Several grocery stores and fast food restaurants said Monday that they are temporarily pulling sliced tomatoes from their restaurants and shelves in the wake of a mysterious salmonella outbreak that has spread to at least 16 states.
McDonald's, Subway, Burger King and Chipotle all announced plans to pull tomatoes from their restaurants, as the U.S. Food and Drug Administration said there have been 145 reported cases of salmonellosis across the country, sending 23 people to the hospital. No deaths have been reported so far. The culprit: an uncommon strain of salmonella called Salmonella Saintpaul.
The FDA has advised restaurants and retailers to remove certain types of tomatoes from their shelves and products.
In a statement, McDonald's announced a decision to temporarily stop serving tomatoes in all its restaurants nationwide, saying the step was purely precautionary because the source of the outbreak has not been found.
"The safety and well-being of our customers is a top priority," McDonald's said in the statement. "We apologize for any inconvenience this may cause, but food safety and quality at McDonald's will not be compromised."
Subway has also stopped serving tomatoes, and Chipotle has stopped serving its tomato-salsa. Burger King has stopped serving raw, round red tomatoes in the United States, except for some restaurants in California that get tomatoes from growers in places deemed safe by the Food and Drug Administration. Burger King said Monday that it has also decided to pull those types of the tomatoes from restaurants in Canada, Puerto Rico and some restaurants in the Caribbean Islands.
"With the tomatoes gone, I hear some people are turning into cucumber and pepper fans," said Subway spokesman Kevin Kane.
Supermarkets Pulling Tomatoes
Grocery stores including Giant, Safeway, Kroger and Publix confirmed today that they too have pulled certain types of tomatoes off the shelves.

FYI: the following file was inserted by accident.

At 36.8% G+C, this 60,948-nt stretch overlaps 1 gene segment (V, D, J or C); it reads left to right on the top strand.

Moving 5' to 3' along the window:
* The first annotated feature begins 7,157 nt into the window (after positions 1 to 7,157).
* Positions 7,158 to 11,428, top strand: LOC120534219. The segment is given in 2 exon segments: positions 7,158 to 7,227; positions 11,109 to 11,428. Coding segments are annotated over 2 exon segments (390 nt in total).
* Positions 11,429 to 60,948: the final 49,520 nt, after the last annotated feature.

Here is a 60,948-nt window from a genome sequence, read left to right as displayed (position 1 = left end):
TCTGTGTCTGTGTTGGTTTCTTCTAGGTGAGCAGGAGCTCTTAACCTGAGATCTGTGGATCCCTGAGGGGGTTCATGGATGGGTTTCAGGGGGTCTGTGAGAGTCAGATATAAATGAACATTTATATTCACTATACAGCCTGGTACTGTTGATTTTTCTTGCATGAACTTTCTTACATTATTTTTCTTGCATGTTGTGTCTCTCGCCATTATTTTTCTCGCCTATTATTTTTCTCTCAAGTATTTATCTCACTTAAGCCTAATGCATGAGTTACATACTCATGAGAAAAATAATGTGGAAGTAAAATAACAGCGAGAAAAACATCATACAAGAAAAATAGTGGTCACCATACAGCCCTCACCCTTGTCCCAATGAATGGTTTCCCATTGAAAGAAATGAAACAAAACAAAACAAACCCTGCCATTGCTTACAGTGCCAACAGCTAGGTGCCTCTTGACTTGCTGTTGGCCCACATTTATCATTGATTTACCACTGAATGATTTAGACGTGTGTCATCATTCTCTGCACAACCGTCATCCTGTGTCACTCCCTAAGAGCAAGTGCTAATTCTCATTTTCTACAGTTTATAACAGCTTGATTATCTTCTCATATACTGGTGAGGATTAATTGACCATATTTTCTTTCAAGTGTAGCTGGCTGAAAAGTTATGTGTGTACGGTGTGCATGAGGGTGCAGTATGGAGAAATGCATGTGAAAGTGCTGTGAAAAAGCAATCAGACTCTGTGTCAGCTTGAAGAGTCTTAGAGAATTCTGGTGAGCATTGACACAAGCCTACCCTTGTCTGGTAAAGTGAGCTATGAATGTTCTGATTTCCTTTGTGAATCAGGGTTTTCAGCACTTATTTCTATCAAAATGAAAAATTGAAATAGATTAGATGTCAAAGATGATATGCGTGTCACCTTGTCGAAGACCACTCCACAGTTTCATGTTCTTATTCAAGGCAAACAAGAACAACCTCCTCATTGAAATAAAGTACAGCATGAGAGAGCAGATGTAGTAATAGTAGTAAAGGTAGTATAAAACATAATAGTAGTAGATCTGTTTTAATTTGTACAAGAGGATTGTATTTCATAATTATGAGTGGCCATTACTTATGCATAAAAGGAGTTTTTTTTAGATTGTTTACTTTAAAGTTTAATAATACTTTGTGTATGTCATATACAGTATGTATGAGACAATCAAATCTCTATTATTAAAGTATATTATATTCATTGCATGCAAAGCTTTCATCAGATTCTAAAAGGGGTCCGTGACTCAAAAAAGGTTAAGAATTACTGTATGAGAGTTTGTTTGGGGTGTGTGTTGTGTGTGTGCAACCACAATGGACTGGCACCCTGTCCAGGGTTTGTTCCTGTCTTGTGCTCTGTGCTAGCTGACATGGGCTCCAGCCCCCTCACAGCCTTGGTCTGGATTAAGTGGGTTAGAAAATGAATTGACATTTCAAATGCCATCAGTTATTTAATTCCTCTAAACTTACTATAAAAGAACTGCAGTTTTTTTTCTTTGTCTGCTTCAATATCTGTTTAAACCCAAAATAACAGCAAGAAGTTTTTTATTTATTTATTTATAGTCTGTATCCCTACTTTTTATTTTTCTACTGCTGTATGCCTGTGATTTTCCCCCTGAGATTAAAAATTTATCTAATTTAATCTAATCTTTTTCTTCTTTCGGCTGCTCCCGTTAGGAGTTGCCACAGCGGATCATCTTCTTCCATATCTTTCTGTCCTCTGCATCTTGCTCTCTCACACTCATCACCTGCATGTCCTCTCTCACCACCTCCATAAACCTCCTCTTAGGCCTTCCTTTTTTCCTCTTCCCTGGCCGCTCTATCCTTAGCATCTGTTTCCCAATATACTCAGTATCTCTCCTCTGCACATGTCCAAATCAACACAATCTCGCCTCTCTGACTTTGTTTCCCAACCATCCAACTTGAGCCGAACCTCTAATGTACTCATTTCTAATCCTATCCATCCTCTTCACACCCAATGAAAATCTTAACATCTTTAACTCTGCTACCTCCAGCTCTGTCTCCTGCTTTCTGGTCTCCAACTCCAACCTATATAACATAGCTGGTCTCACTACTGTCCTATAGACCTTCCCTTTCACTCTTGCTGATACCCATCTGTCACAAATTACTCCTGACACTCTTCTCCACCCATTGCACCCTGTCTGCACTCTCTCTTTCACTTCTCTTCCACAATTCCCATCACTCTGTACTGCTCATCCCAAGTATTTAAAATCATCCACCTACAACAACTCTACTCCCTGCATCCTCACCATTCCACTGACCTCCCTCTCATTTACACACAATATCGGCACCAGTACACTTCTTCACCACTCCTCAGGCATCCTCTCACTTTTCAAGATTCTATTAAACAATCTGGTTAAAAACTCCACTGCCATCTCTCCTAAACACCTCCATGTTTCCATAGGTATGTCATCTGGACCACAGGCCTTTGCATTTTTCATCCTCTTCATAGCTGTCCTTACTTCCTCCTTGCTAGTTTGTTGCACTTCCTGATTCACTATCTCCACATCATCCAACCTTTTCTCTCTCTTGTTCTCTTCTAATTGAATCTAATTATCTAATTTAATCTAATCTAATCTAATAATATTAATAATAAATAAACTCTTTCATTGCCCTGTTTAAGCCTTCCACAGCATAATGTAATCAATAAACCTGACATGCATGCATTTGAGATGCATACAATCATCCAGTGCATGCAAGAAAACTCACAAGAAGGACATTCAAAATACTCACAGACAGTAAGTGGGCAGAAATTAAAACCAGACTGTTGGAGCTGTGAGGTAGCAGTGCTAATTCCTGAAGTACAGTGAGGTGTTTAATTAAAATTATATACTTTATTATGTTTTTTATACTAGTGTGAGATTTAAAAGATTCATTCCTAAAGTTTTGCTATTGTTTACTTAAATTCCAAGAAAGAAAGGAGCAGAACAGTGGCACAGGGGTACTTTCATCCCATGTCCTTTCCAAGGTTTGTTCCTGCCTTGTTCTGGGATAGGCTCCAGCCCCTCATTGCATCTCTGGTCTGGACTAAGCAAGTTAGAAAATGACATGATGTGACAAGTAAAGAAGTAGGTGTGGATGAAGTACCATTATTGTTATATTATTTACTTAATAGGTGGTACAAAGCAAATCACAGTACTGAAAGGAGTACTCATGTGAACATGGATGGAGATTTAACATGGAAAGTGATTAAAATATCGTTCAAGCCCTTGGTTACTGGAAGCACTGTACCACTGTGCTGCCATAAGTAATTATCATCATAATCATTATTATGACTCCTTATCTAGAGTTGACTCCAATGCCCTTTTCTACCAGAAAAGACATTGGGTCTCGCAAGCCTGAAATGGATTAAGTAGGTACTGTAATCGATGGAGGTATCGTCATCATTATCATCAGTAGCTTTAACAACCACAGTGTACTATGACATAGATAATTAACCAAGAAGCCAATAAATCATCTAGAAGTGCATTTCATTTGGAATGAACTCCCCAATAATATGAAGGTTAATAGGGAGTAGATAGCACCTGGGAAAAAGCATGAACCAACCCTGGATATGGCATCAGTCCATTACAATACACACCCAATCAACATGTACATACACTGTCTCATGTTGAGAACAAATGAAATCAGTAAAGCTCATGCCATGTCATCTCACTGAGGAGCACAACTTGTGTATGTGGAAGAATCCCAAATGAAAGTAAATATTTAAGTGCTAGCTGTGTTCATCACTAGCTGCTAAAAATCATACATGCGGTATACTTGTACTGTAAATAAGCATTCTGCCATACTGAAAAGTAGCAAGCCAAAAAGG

"Our stores are still carrying a quantity of tomatoes, cherry tomatoes, grape tomatoes, tomatoes on the vine," said Safeway spokesman Brian Dowling. The grocery chain is also still selling "tomatoes that were sourced in states that have been identified by FDA as not associated with the outbreak."
Supermarkets are temporarily not selling anything on the FDA caution list, but are selling tomatoes still considered safe by the FDA. Cherry and grape tomatoes, and tomatoes sold with the vine still attached are not affected by the outbreak.
The FDA expanded its warning about tomatoes this weekend, telling consumers to avoid certain types of raw, red tomatoes. The warning was initially contained to just New Mexico and Texas, but was broadened nationwide Saturday.
Fast food chains say their products are safe and emphasize that there is not a direct link between their tomatoes and the outbreak. At Burger King, senior analyst in communications Denise T. Wilson said food safety is "non-negotiable."
The specific types of tomatoes include raw red Roma, red plum and red round tomatoes. Any products containing these types of tomatoes should also be avoided, the FDA has advised.
The FDA does not know exactly where the contamination started, but says it is working diligently to "quickly determine the source of the tomatoes associated with the outbreak."
Salmonellosis can cause fever, diarrhea, vomiting and stomach pain in healthy adults. But in children and the elderly, or people with weak immune systems, it can be fatal.
The FDA recommends that people who experience these symptoms after eating these flagged tomatoes contact a health care professional immediately.
States that have reported cases of salmonella include Arizona, California, Colorado, Connecticut, Idaho, Illinois, Indiana, Kansas, New Mexico, Oklahoma, Oregon, Texas, Utah, Virginia, Washington and Wisconsin.
At the Centers for Disease Control and Prevention, spokeswoman Lola Russell said most people became ill between April 16 and May 27.
"Salmonella Saint-Paul is a rare strain, but the fact that there are 23 hospitalizations out of 73 persons interviewed suggests that it may be more severe, causing more severe illnesses," she said on Monday.